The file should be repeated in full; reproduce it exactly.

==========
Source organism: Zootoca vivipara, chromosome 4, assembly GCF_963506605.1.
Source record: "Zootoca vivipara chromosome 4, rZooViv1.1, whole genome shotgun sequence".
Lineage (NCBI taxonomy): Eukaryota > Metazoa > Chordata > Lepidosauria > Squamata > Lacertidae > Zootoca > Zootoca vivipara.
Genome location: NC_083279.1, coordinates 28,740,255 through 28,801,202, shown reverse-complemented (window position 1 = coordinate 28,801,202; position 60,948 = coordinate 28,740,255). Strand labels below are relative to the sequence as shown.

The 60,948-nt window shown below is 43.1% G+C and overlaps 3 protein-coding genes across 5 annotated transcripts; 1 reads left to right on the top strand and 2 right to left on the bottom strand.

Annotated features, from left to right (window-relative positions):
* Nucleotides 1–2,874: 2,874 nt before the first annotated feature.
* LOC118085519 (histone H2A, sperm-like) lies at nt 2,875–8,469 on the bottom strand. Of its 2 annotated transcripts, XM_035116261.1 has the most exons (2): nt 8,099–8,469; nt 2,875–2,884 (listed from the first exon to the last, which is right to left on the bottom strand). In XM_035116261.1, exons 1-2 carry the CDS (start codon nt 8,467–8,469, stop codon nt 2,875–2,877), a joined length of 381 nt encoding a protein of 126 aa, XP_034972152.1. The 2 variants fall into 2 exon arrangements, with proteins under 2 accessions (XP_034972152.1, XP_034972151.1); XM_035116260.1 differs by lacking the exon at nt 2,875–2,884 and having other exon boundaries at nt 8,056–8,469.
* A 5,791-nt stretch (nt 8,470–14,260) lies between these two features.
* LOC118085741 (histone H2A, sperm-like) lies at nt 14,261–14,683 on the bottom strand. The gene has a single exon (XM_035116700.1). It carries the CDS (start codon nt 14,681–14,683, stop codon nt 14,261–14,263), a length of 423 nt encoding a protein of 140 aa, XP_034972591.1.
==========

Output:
Source organism: Zootoca vivipara, chromosome 4, assembly GCF_963506605.1.
Source record: "Zootoca vivipara chromosome 4, rZooViv1.1, whole genome shotgun sequence".
Lineage (NCBI taxonomy): Eukaryota > Metazoa > Chordata > Lepidosauria > Squamata > Lacertidae > Zootoca > Zootoca vivipara.
Genome location: NC_083279.1, coordinates 28,740,255 through 28,801,202, shown reverse-complemented (window position 1 = coordinate 28,801,202; position 60,948 = coordinate 28,740,255). Strand labels below are relative to the sequence as shown.

The 60,948-nt window shown below is 43.1% G+C and overlaps 3 protein-coding genes across 5 annotated transcripts; 1 reads left to right on the top strand and 2 right to left on the bottom strand.

Annotated features, from left to right (window-relative positions):
* Nucleotides 1–2,874: 2,874 nt before the first annotated feature.
* LOC118085519 (histone H2A, sperm-like) lies at nt 2,875–8,469 on the bottom strand. Of its 2 annotated transcripts, XM_035116261.1 has the most exons (2): nt 8,099–8,469; nt 2,875–2,884 (listed from the first exon to the last, which is right to left on the bottom strand). In XM_035116261.1, exons 1-2 carry the CDS (start codon nt 8,467–8,469, stop codon nt 2,875–2,877), a joined length of 381 nt encoding a protein of 126 aa, XP_034972152.1. The 2 variants fall into 2 exon arrangements, with proteins under 2 accessions (XP_034972152.1, XP_034972151.1); XM_035116260.1 differs by lacking the exon at nt 2,875–2,884 and having other exon boundaries at nt 8,056–8,469.
* A 5,791-nt stretch (nt 8,470–14,260) lies between these two features.
* LOC118085741 (histone H2A, sperm-like) lies at nt 14,261–14,683 on the bottom strand. The gene has a single exon (XM_035116700.1). It carries the CDS (start codon nt 14,681–14,683, stop codon nt 14,261–14,263), a length of 423 nt encoding a protein of 140 aa, XP_034972591.1.